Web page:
The attention in the West, especially in the United States, now accorded Islam and those who conduct themselves according to its precepts betrays woeful ignorance of both. As Graham Fuller has persuasively argued in his recent book, A World Without Islam, Western culture owes much to Islam as well as to Muslims and would be greatly impoverished had Islam never come to be or were it to pass away.1 The riches lost would derive as much from the religion as from the civilization to which it has given rise. Both warrant consideration here, the emphasis being on Islam and its genesis and development as part and parcel of a larger Arabic cultural tradition.
The Importance of the Koran
The impartial observer of the Arab Middle East cannot help being struck by the importance of the Koran in daily life and speech. Its hold is almost as great on Christian and Jewish speakers of Arabic as on Muslim. Partial references to Koranic verses punctuate discourse, and it is not unusual for a learned Christian or Jew to display as much familiarity with the book as a learned Muslim. Moreover, styles of discourse—as in recourse to effusive greetings and acknowledgment that events may be subject to divine control—testify to its influence. The Koran’s own proclamation to be a book sent down for speakers of Arabic rings true in its general acceptance as such, whatever the religious convictions of the individual. Its most direct and challenging declarations set the tone for correct, appealing speech as much as do its recondite and complicated allusions. It is the standard by which attempts at eloquence in Arabic are to be judged.2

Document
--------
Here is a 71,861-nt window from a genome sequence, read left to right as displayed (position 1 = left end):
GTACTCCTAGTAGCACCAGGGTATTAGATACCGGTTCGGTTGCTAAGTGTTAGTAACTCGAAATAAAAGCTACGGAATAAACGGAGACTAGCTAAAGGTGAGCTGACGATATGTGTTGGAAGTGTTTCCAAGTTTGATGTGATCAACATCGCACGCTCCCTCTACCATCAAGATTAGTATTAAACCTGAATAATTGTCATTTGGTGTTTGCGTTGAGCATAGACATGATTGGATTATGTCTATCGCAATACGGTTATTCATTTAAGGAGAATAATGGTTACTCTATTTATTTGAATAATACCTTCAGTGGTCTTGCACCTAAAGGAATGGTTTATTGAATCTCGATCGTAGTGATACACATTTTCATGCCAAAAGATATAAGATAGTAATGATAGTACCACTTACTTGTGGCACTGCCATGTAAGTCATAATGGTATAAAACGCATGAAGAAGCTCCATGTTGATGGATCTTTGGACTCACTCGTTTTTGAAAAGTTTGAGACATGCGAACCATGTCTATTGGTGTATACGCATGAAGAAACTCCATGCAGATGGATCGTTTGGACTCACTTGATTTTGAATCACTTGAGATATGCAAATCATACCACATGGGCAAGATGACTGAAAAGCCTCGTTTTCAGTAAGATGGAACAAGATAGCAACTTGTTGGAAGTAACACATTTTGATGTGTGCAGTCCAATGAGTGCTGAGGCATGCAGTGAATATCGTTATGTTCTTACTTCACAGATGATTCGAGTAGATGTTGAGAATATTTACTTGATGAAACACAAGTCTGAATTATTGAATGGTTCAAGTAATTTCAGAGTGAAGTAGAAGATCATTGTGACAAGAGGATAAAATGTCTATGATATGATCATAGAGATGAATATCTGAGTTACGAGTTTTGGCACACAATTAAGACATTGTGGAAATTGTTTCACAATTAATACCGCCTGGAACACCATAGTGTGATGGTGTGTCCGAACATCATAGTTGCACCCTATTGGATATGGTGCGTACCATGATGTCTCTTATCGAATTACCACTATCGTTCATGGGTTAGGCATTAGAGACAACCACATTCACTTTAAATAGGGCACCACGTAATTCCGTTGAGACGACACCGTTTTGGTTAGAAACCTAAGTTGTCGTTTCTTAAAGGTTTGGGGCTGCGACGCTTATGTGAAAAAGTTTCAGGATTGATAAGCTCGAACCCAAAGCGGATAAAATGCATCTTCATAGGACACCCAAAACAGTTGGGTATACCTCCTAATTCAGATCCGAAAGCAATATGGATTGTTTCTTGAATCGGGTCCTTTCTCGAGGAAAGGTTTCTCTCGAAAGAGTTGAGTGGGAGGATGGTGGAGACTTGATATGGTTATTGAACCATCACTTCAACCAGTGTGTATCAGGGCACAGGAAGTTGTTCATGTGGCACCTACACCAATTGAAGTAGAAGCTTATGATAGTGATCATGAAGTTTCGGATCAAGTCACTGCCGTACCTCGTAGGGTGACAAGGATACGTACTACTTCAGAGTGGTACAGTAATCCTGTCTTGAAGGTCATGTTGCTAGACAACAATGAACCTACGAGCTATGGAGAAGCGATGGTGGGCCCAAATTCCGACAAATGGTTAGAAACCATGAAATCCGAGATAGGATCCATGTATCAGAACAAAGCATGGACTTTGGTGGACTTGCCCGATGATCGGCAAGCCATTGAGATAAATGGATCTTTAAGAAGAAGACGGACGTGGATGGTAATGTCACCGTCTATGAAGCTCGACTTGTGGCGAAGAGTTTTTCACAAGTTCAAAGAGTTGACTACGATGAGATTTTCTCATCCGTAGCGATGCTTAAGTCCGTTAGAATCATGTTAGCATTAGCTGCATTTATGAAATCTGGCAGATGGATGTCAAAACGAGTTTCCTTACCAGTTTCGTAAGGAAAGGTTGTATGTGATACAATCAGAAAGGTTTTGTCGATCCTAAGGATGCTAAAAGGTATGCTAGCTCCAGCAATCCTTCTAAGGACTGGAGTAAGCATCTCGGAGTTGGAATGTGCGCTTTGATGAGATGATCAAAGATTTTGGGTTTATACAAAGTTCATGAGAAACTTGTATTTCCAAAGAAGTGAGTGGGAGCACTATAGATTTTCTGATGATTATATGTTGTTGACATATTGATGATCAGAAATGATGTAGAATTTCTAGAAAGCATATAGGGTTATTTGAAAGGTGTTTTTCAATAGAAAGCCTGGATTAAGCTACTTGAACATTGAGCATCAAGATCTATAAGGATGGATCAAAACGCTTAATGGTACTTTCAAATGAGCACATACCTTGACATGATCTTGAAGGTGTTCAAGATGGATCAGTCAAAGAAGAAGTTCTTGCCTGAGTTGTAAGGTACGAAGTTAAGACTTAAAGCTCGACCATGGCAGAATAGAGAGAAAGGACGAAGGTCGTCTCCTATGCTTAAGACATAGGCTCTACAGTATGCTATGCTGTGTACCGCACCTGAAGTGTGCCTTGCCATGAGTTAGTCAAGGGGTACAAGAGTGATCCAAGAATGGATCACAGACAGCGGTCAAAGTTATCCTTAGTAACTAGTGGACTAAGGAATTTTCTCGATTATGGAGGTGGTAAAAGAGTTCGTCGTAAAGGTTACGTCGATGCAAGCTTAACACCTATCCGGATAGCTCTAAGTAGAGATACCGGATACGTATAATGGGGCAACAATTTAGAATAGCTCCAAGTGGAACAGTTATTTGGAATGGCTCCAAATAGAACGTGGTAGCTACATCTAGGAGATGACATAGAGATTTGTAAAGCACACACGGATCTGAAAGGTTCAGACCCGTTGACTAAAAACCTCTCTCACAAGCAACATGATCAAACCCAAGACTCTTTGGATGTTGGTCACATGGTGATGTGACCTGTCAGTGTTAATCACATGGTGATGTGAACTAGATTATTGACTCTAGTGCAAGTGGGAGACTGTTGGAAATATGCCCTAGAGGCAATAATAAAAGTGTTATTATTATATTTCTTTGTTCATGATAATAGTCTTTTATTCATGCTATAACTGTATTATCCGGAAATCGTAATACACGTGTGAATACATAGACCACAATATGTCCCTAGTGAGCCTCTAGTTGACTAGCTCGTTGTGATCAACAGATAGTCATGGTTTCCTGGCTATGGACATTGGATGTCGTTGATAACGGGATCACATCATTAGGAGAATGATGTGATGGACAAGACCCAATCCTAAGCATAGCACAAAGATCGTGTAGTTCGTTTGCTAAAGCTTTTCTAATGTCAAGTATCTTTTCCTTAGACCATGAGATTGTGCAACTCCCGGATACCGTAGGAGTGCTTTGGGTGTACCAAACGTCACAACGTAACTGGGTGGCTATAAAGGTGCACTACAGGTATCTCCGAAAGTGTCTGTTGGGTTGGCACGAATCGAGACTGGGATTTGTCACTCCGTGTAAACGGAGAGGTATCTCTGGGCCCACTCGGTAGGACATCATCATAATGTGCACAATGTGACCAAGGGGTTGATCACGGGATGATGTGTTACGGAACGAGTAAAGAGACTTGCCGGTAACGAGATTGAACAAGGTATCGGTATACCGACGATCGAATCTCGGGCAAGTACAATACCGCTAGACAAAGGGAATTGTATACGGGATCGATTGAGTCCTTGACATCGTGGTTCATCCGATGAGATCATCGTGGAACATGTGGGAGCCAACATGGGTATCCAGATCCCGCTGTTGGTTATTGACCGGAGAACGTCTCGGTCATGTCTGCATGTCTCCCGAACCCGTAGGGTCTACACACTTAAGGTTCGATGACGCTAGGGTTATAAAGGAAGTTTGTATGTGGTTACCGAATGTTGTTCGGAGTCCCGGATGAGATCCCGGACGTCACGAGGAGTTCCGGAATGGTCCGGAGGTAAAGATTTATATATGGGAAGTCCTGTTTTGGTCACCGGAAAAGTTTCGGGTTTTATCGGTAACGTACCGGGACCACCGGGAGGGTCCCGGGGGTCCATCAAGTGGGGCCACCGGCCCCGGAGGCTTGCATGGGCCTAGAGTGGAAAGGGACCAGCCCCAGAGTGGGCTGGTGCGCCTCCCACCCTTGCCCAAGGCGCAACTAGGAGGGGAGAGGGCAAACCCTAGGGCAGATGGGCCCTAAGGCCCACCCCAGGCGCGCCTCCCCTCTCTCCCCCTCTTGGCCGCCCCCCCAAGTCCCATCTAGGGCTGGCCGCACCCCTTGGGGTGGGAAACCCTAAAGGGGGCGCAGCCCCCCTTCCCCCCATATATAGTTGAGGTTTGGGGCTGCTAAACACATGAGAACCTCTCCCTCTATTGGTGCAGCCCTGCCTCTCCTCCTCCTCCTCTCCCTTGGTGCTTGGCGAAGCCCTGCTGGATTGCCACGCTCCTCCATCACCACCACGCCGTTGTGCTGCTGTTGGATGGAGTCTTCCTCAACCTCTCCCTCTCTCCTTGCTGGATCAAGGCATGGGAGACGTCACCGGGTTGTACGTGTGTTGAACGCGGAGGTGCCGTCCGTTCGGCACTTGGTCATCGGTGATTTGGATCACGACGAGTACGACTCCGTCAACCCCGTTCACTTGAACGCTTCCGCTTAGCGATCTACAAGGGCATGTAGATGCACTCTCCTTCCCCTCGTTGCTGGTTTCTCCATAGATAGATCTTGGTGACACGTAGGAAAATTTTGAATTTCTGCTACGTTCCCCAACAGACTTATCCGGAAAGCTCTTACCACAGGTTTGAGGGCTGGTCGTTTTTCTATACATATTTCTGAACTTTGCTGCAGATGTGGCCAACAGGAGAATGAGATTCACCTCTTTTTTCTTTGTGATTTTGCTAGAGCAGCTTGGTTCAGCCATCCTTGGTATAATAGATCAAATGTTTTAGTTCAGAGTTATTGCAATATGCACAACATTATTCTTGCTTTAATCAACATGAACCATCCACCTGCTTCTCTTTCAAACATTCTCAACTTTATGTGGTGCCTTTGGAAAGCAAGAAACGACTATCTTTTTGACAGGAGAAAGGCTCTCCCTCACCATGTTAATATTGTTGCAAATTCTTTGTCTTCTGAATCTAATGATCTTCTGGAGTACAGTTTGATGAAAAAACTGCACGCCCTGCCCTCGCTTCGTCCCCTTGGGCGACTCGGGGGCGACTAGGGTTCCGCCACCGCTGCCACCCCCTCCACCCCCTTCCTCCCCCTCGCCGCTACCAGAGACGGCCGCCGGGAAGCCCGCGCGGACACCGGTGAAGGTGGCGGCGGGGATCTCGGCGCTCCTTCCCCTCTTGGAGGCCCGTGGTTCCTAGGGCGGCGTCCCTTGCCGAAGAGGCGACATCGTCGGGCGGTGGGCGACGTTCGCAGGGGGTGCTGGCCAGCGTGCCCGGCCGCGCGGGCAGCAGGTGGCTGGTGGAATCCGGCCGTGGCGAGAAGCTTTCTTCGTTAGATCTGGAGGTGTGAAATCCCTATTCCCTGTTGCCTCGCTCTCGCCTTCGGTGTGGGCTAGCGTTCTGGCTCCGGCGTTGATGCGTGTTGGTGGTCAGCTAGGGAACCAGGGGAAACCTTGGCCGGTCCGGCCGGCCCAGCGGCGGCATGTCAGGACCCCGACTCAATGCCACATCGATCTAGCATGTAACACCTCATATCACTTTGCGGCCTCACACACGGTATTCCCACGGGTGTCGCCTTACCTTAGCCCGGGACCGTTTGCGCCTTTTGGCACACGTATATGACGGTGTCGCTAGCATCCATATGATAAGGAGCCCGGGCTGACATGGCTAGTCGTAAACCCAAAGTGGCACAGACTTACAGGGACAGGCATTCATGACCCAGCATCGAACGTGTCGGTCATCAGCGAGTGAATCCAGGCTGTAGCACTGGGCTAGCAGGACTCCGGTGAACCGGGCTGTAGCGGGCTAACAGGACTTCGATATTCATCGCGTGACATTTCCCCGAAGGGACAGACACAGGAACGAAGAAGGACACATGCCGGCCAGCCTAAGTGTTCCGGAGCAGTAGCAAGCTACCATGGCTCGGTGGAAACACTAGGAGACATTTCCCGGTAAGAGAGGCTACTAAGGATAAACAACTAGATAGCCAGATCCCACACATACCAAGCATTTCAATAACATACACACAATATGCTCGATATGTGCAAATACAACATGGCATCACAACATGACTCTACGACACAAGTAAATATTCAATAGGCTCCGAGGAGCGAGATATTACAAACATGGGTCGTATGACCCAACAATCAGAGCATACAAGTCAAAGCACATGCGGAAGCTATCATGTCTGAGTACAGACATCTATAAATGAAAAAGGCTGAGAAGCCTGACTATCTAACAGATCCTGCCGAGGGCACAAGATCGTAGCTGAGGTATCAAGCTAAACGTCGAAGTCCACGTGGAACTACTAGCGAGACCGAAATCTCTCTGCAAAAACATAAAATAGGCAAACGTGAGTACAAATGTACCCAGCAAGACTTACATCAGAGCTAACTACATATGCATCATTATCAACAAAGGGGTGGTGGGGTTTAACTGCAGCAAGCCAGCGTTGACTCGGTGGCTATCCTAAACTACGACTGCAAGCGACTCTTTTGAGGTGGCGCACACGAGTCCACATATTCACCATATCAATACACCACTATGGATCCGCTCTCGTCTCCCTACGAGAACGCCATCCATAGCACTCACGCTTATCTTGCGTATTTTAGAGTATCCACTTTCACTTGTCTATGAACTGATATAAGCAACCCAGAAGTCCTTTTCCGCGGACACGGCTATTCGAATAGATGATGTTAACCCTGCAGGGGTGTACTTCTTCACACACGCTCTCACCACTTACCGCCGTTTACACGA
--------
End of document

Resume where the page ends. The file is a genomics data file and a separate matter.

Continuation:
The Koran presents itself as the continuation, nay, the fulfillment, of its scriptural predecessors and frequently refers to them as well as to their key teachings and central figures. The references are selective. Of Jewish scriptures, only the Torah is cited; of Christian scriptures, only the Gospels. But the novelties in the portraits offered of Abraham, Moses, Joseph, Mary, and Jesus prompt deeper consideration of each—especially with respect to what that individual signifies about the way God reaches out to human beings.
Abraham’s fearful willingness to present Sarah to Pharaoh as his sister is passed over in silence, and his readiness to offer Isaac as a divine sacrifice is alluded to only in general terms. He is lauded, instead, for steadfast devotion to God and insolent rebuke of his father and family members because of their belief in idols. Indeed, Abraham goes so far as to break all their idols but one—the largest. Then, blaming the deed on the remaining idol, he taunts his kinsmen to ask the other idols who committed this sacrilege. When his kinsmen hesitantly acknowledge that these idols cannot possibly speak, he scolds them for trusting in what can neither help nor harm them (Koran 21:51–71). This Abraham clearly discerns the oneness of God and boldly proclaims his faith in that Being. After the angels and Adam, he is the first to submit to God and is therefore accorded the title of pure Muslim.